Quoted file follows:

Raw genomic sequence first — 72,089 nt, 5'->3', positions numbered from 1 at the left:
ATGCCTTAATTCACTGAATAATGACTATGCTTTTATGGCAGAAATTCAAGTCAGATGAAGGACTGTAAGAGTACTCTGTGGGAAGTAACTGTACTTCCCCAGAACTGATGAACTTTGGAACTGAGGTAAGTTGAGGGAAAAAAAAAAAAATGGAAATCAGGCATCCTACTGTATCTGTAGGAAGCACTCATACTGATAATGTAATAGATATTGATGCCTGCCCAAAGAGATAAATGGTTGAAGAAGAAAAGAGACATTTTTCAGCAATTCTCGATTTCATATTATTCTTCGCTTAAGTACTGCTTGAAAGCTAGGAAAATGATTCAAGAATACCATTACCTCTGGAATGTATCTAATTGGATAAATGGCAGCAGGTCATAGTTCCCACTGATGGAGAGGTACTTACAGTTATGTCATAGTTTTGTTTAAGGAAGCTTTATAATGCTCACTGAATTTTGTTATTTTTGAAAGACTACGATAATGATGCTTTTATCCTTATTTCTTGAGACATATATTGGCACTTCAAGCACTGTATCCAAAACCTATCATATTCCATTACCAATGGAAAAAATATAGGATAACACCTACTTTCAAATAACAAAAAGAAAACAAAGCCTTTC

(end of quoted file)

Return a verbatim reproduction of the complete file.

Raw genomic sequence first — 72,089 nt, 5'->3', positions numbered from 1 at the left:
ATGCCTTAATTCACTGAATAATGACTATGCTTTTATGGCAGAAATTCAAGTCAGATGAAGGACTGTAAGAGTACTCTGTGGGAAGTAACTGTACTTCCCCAGAACTGATGAACTTTGGAACTGAGGTAAGTTGAGGGAAAAAAAAAAAAATGGAAATCAGGCATCCTACTGTATCTGTAGGAAGCACTCATACTGATAATGTAATAGATATTGATGCCTGCCCAAAGAGATAAATGGTTGAAGAAGAAAAGAGACATTTTTCAGCAATTCTCGATTTCATATTATTCTTCGCTTAAGTACTGCTTGAAAGCTAGGAAAATGATTCAAGAATACCATTACCTCTGGAATGTATCTAATTGGATAAATGGCAGCAGGTCATAGTTCCCACTGATGGAGAGGTACTTACAGTTATGTCATAGTTTTGTTTAAGGAAGCTTTATAATGCTCACTGAATTTTGTTATTTTTGAAAGACTACGATAATGATGCTTTTATCCTTATTTCTTGAGACATATATTGGCACTTCAAGCACTGTATCCAAAACCTATCATATTCCATTACCAATGGAAAAAATATAGGATAACACCTACTTTCAAATAACAAAAAGAAAACAAAGCCTTTC